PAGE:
A couple of years ago, one of my colleagues retired and began cleaning out his office. He had a stack of books on the floor beside his desk, and he invited me over to claim first dibs on any of the books I wanted. Because I teach English and Speech at a community college, taking any of these books, which were clearly left over from my friend’s days in graduate school (back in the late 1960s, I’m guessing) was a monumental indulgence for me: I knew I would not be using them in my composition or speech classes. But I’m a sucker for homeless dogs and books, as I have mentioned in an earlier post, and so I took about ten of them and found places for them on my crowded bookshelves.
One of these books is a small volume called The Educated Imagination, by Northrop Frye. I’m not sure why I picked it out, but it’s probably because I remembered reading Northrop Frye during my own grad school days (late 1980s). Frye is famous for creating archetypal criticism; before there was Joseph Campbell, in other words, there was Northrop Frye. I had never heard of this book, however, and picked it up on a whim.
I didn’t open the book for about a year and a half, but about two months ago, I began to read it. It’s actually a wonderful series of essays. The Preface tells us that it was originally a series of radio programs.
Here’s the really interesting part: the series was called “The Massey Lectures” in honor of a former Governor-General of Canada. That’s pretty cool in and of itself, but because my mind is a magnet for largely unimportant information, I know that The Right Honorable Vincent Massey may have been an important lawyer, diplomat, and Canadian statesman, but he was also the older brother of Raymond Massey–that’s right, the actor who played Lincoln before Daniel Day-Lewis did. The Masseys were one of the most influential families in Toronto, partly because they owned Massey-Ferguson Tractors. This is all, as I said, largely unimportant, but it does provide some colorful background information for the book.
Here’s a sample of the kind of wisdom that appears quite plainly on the pages of The Educated Imagination. In the second chapter, called “The Singing School” (taken from William Butler Yeats’s poem “Sailing to Byzantium“) Frye explains that literature is a tool for both self-discovery and escapism–at the very same time–although these two things seem to be the opposite of each other: how can one discover one’s place in society while one is actively engaged in forgetting that place by looking at society from the distancing prism of literature? Yet, Frye implies, this double duty is one of the most important functions performed by literature.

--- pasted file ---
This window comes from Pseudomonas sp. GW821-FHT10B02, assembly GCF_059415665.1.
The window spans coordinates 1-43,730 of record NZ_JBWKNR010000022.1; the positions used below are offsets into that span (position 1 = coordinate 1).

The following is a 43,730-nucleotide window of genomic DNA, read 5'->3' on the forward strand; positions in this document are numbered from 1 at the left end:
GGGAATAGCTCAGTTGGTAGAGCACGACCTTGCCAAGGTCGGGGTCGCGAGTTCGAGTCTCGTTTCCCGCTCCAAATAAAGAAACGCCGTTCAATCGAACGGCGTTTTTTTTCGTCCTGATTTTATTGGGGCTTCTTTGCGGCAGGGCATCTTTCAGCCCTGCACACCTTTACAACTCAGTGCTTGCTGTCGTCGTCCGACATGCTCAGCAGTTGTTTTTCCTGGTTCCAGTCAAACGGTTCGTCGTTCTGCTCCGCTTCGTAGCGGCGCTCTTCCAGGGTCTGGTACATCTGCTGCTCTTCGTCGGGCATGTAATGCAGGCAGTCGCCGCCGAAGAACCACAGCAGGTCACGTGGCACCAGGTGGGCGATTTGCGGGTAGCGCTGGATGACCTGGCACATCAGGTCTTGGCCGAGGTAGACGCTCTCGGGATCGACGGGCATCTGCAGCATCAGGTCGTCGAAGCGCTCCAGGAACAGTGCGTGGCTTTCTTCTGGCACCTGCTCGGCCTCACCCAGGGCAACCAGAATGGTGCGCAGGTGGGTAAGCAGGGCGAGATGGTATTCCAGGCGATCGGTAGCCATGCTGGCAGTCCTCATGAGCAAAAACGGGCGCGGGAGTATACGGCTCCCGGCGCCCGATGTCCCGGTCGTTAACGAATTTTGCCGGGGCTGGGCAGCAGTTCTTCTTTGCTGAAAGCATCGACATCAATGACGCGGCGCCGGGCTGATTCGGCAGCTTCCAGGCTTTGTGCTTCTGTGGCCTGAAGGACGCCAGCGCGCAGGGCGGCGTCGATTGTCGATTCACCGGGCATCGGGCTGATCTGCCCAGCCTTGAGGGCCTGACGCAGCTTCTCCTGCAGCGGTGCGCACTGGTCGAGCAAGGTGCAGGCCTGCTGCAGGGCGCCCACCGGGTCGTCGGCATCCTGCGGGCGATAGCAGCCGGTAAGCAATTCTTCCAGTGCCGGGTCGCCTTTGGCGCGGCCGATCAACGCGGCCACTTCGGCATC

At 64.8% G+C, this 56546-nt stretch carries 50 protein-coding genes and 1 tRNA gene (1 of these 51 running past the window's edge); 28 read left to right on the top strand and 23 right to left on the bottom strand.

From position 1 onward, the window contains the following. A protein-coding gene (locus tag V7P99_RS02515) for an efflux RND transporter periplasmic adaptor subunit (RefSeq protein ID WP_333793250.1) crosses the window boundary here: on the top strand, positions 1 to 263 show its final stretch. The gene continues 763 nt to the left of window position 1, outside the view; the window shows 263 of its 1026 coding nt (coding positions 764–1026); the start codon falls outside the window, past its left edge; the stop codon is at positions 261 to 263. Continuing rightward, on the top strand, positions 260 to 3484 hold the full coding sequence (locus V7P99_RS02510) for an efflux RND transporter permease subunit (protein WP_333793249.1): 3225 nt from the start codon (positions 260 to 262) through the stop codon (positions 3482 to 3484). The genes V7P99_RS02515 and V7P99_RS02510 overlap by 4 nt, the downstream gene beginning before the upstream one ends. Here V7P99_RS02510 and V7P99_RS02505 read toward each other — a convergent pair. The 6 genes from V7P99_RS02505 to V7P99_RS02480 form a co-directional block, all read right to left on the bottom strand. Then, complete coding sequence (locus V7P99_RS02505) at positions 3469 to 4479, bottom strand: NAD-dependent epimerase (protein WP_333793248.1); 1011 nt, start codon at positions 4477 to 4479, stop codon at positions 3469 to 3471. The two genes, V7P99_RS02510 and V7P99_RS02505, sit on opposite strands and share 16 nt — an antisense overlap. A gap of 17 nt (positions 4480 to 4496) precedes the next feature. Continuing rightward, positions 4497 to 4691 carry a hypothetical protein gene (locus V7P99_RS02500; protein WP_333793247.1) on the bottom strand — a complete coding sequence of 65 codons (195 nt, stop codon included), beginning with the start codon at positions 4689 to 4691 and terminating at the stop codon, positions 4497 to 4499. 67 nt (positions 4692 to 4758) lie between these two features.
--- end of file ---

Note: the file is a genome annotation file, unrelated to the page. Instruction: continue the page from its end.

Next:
However, in the next chapter, called “Giants in Time,” Frye seems to correct his earlier statement by saying that literature is not really escapist after all: “Literature,” he tells us, “does not reflect life, but it doesn’t escape from life or withdraw from life either; it swallows it. And it won’t stop until it’s swallowed everything…. If even time, the enemy of all living things, and to poets, at least, the most hated and feared of all tyrants, can be broken down by the imagination, anything can be.” I had to stop and re-read that statement several times, because for me, a scholar/critic/theorist/writer, this is a ground-breaking idea. Think about it: we writers don’t read or write to escape from life. Rather, we read stories and write stories because we want more of life. We engage in these activities not because we want to escape from life, but because we want to gorge ourselves on life itself. Like No-Face in Hiyao Miyazaki’s film Spirited Away, we want to swallow it all–stories, cultures, history, even time itself–in order to be part of the great conversation that is life as we know it.
That is a powerful idea, and one worth pausing over. I’ll be back in a couple of days with a few more comments on the second half of this important and overlooked book.